Logging resumes on Kangaroo Island after koala deaths

Koalas are being injured on Kangaroo Island because of logging operations.

Koalas are being injured on Kangaroo Island because of logging operations. Photo: AAP

Loggers have been given the go-ahead to resume tree-felling operations after shocking footage showed koalas falling to their deaths on one of Australia’s most popular tourist destinations

The South Australian government halted logging on Kangaroo Island after the videos captured by whistleblowers came to light earlier in March.

Environment Minister Susan Close on Monday approved the resumption of tree harvesting after timber company AAG Investment Management submitted a new koala management plan which it claims will prevent further deaths.

“The footage of koalas being killed and injured in timber plantations on Kangaroo Island shocked our community and required an immediate response from government,” Close said.

“This is why plantation owners now require an improved koala management plan before they can continue to remove the invasive Tasmanian blue gums from the island.”

The highly flammable blue gums, which are not native to Kangaroo Island, contributed to the devastating fires that torched half the island and an estimated 30,000 koalas in 2020.

Their removal is seen as essential by residents.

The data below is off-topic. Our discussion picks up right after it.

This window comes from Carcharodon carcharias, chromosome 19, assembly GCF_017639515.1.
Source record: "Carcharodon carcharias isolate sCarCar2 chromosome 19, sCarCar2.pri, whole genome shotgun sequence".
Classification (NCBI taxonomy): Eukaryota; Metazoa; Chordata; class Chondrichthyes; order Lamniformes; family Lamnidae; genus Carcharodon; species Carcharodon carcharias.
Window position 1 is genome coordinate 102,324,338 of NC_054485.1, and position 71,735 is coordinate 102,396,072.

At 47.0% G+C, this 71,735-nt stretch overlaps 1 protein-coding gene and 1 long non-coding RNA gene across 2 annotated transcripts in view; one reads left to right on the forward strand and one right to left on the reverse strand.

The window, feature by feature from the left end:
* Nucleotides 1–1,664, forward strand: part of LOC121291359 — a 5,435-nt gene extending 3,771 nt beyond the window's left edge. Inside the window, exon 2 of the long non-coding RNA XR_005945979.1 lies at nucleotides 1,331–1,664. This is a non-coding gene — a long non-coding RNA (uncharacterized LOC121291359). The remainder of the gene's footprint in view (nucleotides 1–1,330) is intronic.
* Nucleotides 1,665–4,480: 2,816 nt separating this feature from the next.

But the koala population has rebounded since the fire and large numbers now inhabit the plantations.

The management plan requires loggers to strengthen koala spotting resources, reporting and relationships with vets and wildlife carers.

The company must also create different strategies between structurally stable plantations and those unsafe due to fire risk.

The environment department will conduct unannounced site visits to monitor the plan’s effectiveness over the next six months.

AAG said it had been clearing the trees in accordance with agreed environmental practices and halted logging when the footage came to light.

Close said an investigation into possible koala cruelty is ongoing, as is work on a broader management plan for koalas on the island.

The long-term future of the koalas is still unclear.

As the animals’ food resources deplete as a result of plantation forest being returned to agricultural land, there are fears the koala population could starve.

“The potential feed resource for koalas will be limited to those areas left unharvested such as native bush areas, wet areas and not-for-agriculture areas,” AAG said in its management plan.

“There will necessarily be significant pressure placed on the remaining koala population.”

The company said neither private landowners nor the environment department expressed a strong interest in re-homing koalas on or off the island given “considerable challenges and animal welfare considerations”.


Topics: koalas
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